Like many other avid Jewish theatergoers, I was deeply saddened — though not utterly surprised — to learn that TJT, the Jewish Theatre, San Francisco, was announcing it is folding at the end of the upcoming 35th season.
Saddened because Jewish theater has always been my true passion, and because I have several fond memories from TJT. Yet unsurprised, as TJT’s fidgeting for quite a few years now was no secret, and the end seemed inevitable. But I was also furious to see TJT’s devoted Executive Director Sara Schwartz Geller pose the question, in the San Francisco Chronicle, “whether there is still a need for a specifically Jewish theater in the Bay Area.”
Is there need in the Bay Area for a theater that reflects (and struggles with) Jewish experience? If there is room for Jewish films, music and fine arts, why should theater be excluded?
For seven years now, the new JCC San Francisco has been a vibrant cultural center in the city, and hopefully, the Oshman Family JCC in Palo Alto is taking a similar path. We just bade farewell to Peter Stein, who upgraded the S.F. Jewish Film Festival and helped establish it as a leading film festival among the many in the Bay Area (furthermore, two additional Jewish film festivals thrive in the East Bay and Silicon Valley). Three years ago, the once–small scale Jewish Museum San Francisco turned into the state-of-the-art Contemporary Jewish Museum — a world-class destination.
While struggling, like all the arts often do, Jewish theaters can and do flourish, such as the Jewish Theater of New York, Theater J. in Washington, D.C., and many others. Since its birth in 1876, Jewish theater has become one of the most cherished cultural institutions in the Jewish world. Israel has held, for decades, a world record in theater attendance. It’s long been established that we, the People of the Book, have become the People of the Playbill.
Why should the local Jewish cultural scene be that different? Are we too assimilated? Too sophisticated? Too blasé?
A little over a century after the birth of Jewish theater, the Traveling Jewish Theatre was founded in 1978, and four years later moved from Los Angeles to San Francisco. Sadly, even though it eventually found its own cozy space on Florida Street, and eventually departed from the “traveling” bit of its title, and then bid (a partial) farewell to its founders, it never truly settled down and wholeheartedly matured. Instead of becoming wise, TJT seemed to have wizened. Eternal rebels risk turning into artistic Fidel Castros.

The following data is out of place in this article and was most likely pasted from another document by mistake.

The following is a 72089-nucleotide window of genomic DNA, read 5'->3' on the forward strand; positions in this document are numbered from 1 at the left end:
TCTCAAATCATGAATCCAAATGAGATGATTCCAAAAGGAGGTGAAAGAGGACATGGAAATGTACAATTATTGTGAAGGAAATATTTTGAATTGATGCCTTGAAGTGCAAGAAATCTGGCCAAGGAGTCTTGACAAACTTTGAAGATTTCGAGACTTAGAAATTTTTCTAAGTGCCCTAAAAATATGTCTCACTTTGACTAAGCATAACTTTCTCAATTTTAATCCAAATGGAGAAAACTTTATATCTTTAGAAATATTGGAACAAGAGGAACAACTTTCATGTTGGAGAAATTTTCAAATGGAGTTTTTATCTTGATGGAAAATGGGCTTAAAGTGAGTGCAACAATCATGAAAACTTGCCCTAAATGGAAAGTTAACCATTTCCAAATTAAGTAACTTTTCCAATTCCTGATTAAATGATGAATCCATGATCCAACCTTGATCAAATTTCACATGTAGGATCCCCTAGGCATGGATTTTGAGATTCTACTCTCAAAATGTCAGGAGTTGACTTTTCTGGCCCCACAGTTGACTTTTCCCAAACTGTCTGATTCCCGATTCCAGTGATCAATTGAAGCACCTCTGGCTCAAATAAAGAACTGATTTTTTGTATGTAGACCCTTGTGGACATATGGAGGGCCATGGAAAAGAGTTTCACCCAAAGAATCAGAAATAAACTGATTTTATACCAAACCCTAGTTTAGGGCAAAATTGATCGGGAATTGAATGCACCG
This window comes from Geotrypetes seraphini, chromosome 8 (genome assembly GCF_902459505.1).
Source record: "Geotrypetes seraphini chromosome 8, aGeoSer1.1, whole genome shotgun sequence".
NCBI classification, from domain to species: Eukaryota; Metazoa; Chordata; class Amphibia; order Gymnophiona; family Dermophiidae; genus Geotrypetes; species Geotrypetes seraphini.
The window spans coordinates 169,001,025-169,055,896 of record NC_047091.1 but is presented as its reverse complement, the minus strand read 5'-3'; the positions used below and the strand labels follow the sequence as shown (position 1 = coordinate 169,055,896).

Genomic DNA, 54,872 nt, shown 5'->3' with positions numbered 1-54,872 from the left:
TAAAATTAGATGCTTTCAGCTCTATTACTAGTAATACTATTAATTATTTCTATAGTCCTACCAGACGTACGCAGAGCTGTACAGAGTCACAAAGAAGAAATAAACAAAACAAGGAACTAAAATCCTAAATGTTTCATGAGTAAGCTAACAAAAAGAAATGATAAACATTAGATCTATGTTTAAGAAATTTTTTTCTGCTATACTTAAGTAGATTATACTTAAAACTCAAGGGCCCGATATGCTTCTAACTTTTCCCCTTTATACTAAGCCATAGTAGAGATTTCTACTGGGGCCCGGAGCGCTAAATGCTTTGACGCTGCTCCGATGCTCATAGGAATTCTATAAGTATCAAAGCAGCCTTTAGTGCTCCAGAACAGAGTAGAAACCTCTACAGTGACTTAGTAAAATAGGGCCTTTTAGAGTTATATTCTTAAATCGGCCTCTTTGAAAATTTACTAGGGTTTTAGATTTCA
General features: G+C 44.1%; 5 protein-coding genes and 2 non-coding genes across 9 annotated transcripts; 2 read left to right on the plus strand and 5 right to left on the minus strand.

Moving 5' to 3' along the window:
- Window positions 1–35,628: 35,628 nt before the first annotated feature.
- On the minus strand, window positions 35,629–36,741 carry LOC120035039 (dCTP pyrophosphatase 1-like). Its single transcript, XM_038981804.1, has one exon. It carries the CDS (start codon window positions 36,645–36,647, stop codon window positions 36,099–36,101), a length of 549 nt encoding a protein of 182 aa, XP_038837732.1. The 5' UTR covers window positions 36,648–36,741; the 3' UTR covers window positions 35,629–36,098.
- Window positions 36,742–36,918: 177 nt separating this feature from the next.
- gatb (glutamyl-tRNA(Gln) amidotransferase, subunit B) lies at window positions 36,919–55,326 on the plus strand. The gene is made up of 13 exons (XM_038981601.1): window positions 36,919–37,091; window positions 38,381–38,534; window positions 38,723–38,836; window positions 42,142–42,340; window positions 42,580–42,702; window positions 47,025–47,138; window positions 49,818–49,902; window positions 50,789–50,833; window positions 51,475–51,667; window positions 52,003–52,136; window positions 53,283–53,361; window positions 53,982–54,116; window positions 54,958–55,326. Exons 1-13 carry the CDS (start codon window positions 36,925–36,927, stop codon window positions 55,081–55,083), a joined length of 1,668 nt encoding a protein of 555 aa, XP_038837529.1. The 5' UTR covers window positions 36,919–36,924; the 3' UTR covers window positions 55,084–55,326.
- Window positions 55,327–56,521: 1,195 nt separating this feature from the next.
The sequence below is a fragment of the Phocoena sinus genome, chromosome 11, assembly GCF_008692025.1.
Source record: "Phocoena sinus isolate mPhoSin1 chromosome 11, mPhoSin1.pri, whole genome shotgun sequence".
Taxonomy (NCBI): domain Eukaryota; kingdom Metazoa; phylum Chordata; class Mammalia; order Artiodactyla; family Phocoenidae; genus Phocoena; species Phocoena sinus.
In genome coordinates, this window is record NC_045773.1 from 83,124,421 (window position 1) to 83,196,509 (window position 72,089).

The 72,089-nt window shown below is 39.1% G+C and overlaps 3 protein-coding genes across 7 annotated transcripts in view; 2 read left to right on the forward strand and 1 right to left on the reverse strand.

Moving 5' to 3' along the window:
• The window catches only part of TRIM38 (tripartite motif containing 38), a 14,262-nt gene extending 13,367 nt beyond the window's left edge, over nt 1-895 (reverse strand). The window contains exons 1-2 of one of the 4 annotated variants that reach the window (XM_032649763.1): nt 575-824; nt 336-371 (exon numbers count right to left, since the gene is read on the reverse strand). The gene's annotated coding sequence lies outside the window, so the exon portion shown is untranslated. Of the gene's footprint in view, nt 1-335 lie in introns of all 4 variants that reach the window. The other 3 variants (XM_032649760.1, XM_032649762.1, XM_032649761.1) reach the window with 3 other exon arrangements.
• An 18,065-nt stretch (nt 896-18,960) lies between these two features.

In his decade or so as artistic director, Aaron Davidman indeed made ambitious attempts to take TJT into the new era. We have fond memories of “See under: Love,” collaborations with “Word for Word,” “The Dybbuk,” “Death of a Salesman,” “Stateless,” “Fabrik” and, recently, “Lost in Yonkers.”
Yet, apparently, Davidman, Schwartz Geller and founders Naomi Newman and Corey Fischer never felt genuinely comfortable with the idea of conforming. Is it because conforming means professionalizing, giving up eternal rebellion for the sake of collaboration, and letting go of one’s adolescence for responsible adulthood?
What if the New Jewish Theater (an imaginary venture I’ll call TNJT) were to fortify, rather than rebel against, its collaboration and affiliation with existing Jewish cultural institutions — such as the JCCSF and its Kanbar Hall (or the CJM (with its less theater-adept performance space)?
What if TNJT were to bravely and nobly fold its flashy, non-aligned banner in return for reassuring backing and patronage from an existing Jewish cultural institution like the JCCSF? Such an institution can also provide professional management and marketing, production tools, space and services, artistic context and a much-needed audience. Theater J. in Washington, D.C., thrives — while still revolting and playing the enfant terrible — under the auspices of the DCJCC.
And what if TNJT were to incorporate in its repertoire plays from the ever so creative Israeli theater? (Beyond the Israeli-Palestinian conflict, TJT has failed to produce a single play by an Israeli playwright in its 34 seasons.) Or more classics from the English language? (Never fear established drama!) And Yiddish theater (beyond “the Dybbuk”)? Some, God-forbid, audience-pleasing pieces? And more visiting productions?
I’m guessing, based on the past and the interview with Schwartz Geller that I read, that the current TJT considers itself a mismatch for such a conventional vision.
This should not mean that we, both arts and culture professionals and enthusiasts in the Bay Area Jewish community, should let go of our own dream. Let’s bring the curtain up on a fresh, revitalized Jewish theater.
Donny Inbar is the associate director for arts and culture at the S.F.-based Jewish Community Federation’s Israel Center. He is a theater professional and holds a Ph.D. in Jewish theater.